They have been called many things, but treated all the same—peddlers, solicitors, itinerant merchants, transient vendors, and canvassers. For the sake of this article let's stick to the term ‘merchants’. And while enjoying the freedom of traveling from place to place selling goods and services, merchants may find themselves in need of a surety bond to conduct business in a local municipality.
The local government or organization uses the surety bond as a tool to guarantee that the people who transact with the roaming vendor are not scammed without recourse. Also, these officials guarantee they can get their fees, commission, or taxes if not paid by the merchant.
The surety bond brings in a third-party financial guarantor (Jet Insurance Company) to guarantee they will make payment for damages if the merchant skips town. As a wise man once said, “a tempest must be true to its nature”, and so these merchants are required to get a surety bond.
What Not to Do
Merchants should avoid the following activities so no complaints happen and they are let back into town at the next event:
- Not paying taxes, fees, or commissions
- Failing to provide promised services
- Selling faulty merchandise
- Not making recompense for legitimate complaints
Who Can Make a Bond Claim
A customer who is financially damaged by faulty merchandise or does not receive services paid for will most likely lodge a complaint to the event organizer, city, or county. If the complaint is justified and the merchant is unwilling to correct the mistake a bond claim can be made.
The organizer or public official who contracted with or permitted the merchant’s business can also make a claim on the surety bond. They would claim financial damage for unpaid taxes, fees, or commissions.
When Can a Claim Be Made
A claim can only be made against the merchant’s bond for a transgression made during the bond’s active period. Most often bonds have a 30-day grace or cancellation period that extends liability past the date when Jet files for cancellation. Other times, Jet must await release after cancellation has been requested.
There also can be a variable time period at which a claim can be made against a prior bond for past transgressions made during the bond’s active period. This bond tail or statutes of limitation will vary from state to state.
How Much Does the Bond Cover
The most Jet can payout for a bond (no matter how many complaints) is the set bond limit stated on the bond form. For these merchant bonds, the limit is typically set at $1,000-5,000.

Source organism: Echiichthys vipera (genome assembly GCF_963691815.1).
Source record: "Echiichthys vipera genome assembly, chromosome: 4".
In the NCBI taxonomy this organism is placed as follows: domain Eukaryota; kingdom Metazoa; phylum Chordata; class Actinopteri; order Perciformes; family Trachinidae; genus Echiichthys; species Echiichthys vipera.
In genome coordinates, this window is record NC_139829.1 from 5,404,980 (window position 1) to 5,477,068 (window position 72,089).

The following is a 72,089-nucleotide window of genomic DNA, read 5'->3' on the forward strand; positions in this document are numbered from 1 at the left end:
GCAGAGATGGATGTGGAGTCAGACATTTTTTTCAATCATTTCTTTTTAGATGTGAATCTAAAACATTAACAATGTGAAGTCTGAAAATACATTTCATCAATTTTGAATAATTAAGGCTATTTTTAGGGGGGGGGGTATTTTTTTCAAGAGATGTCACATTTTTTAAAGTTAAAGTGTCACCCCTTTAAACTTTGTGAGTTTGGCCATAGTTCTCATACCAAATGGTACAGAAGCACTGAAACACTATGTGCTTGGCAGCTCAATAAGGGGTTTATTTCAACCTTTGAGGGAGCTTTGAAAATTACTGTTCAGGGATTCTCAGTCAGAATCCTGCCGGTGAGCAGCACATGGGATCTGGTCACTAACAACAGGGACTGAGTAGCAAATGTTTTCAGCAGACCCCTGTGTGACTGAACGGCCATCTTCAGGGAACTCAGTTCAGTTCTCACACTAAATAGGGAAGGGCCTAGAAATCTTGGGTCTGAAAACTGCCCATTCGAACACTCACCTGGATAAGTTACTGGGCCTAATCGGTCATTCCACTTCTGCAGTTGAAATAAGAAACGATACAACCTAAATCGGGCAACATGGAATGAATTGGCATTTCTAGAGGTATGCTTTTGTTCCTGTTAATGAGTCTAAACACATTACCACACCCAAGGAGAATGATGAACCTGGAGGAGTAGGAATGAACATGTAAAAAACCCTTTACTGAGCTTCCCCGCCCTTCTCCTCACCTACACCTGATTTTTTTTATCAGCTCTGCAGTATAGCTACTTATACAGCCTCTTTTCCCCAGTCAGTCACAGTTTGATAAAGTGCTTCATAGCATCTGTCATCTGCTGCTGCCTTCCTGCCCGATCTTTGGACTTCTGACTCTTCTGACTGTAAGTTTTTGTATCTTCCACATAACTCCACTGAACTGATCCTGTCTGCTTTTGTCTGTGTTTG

In the event of multiple claims that exceed the bond’s limit in total, each jurisdiction has different rules on who gets paid and at what percentage, but on average the amount paid out is weighted on how much financial damage was sustained by each party.
This is the most common way a complaint would progress into a bond claim. Results may vary (and we hope these complaints never happen at all).
- Complaint made to the local authority or event organizer
- Complaint is verified as legitimate
- Merchant does not make amends or is unresponsive
- Authority/organizer demands payment from surety company (Jet)
- Surety company reviews claim to determine the validity
- If valid, the surety company makes payment to the damaged party
- Merchant makes payment back to the surety company
The last step may need some explaining, but it is a key principle in all surety bond arrangements that must be understood. At the outset of the bond’s issuance, the merchant is indemnifying the surety company against all damages. Unlike insurance, the surety bond is a line of credit for the public or government’s sake. The creditor (surety company) still needs to be paid back by the person the credit was extended to—in this case, a fraudulent merchant.
You may think, “There is no risk for the surety company, why even have a bond?” A fair point. However, at the point where the surety company has to make payment, the merchant may have decided to refuse to pay damages or just doesn’t respond. There is little chance the surety company will be paid back unless the merchant wants back in the city or event. They will have to get another surety bond and prove to the city, county, or whoever demands the bond that the prior transgression was rectified.
Learn More About Peddler, Itinerant Merchant, Transient Vendor Bonds
Select the state you are interested in to read more about these bonds and purchase a bond if necessary.